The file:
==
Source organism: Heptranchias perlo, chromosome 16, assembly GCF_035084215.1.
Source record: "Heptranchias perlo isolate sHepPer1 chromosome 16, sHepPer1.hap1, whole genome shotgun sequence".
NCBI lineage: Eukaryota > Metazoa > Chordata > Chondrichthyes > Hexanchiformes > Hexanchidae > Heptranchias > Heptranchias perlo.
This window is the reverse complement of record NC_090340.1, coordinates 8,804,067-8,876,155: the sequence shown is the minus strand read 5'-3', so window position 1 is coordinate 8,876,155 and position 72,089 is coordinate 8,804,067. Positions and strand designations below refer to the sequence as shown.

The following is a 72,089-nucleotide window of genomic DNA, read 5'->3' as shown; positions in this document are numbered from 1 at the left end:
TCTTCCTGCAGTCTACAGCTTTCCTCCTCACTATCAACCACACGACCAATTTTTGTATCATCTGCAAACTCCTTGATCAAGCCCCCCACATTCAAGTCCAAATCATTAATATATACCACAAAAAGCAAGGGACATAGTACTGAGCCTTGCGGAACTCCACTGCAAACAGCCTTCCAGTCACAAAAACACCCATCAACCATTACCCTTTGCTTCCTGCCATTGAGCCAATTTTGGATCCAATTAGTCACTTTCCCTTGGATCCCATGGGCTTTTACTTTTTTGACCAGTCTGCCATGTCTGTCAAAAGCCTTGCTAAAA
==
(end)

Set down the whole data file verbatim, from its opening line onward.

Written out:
Source organism: Heptranchias perlo, chromosome 16, assembly GCF_035084215.1.
Source record: "Heptranchias perlo isolate sHepPer1 chromosome 16, sHepPer1.hap1, whole genome shotgun sequence".
NCBI lineage: Eukaryota > Metazoa > Chordata > Chondrichthyes > Hexanchiformes > Hexanchidae > Heptranchias > Heptranchias perlo.
This window is the reverse complement of record NC_090340.1, coordinates 8,804,067-8,876,155: the sequence shown is the minus strand read 5'-3', so window position 1 is coordinate 8,876,155 and position 72,089 is coordinate 8,804,067. Positions and strand designations below refer to the sequence as shown.

The following is a 72,089-nucleotide window of genomic DNA, read 5'->3' as shown; positions in this document are numbered from 1 at the left end:
TCTTCCTGCAGTCTACAGCTTTCCTCCTCACTATCAACCACACGACCAATTTTTGTATCATCTGCAAACTCCTTGATCAAGCCCCCCACATTCAAGTCCAAATCATTAATATATACCACAAAAAGCAAGGGACATAGTACTGAGCCTTGCGGAACTCCACTGCAAACAGCCTTCCAGTCACAAAAACACCCATCAACCATTACCCTTTGCTTCCTGCCATTGAGCCAATTTTGGATCCAATTAGTCACTTTCCCTTGGATCCCATGGGCTTTTACTTTTTTGACCAGTCTGCCATGTCTGTCAAAAGCCTTGCTAAAA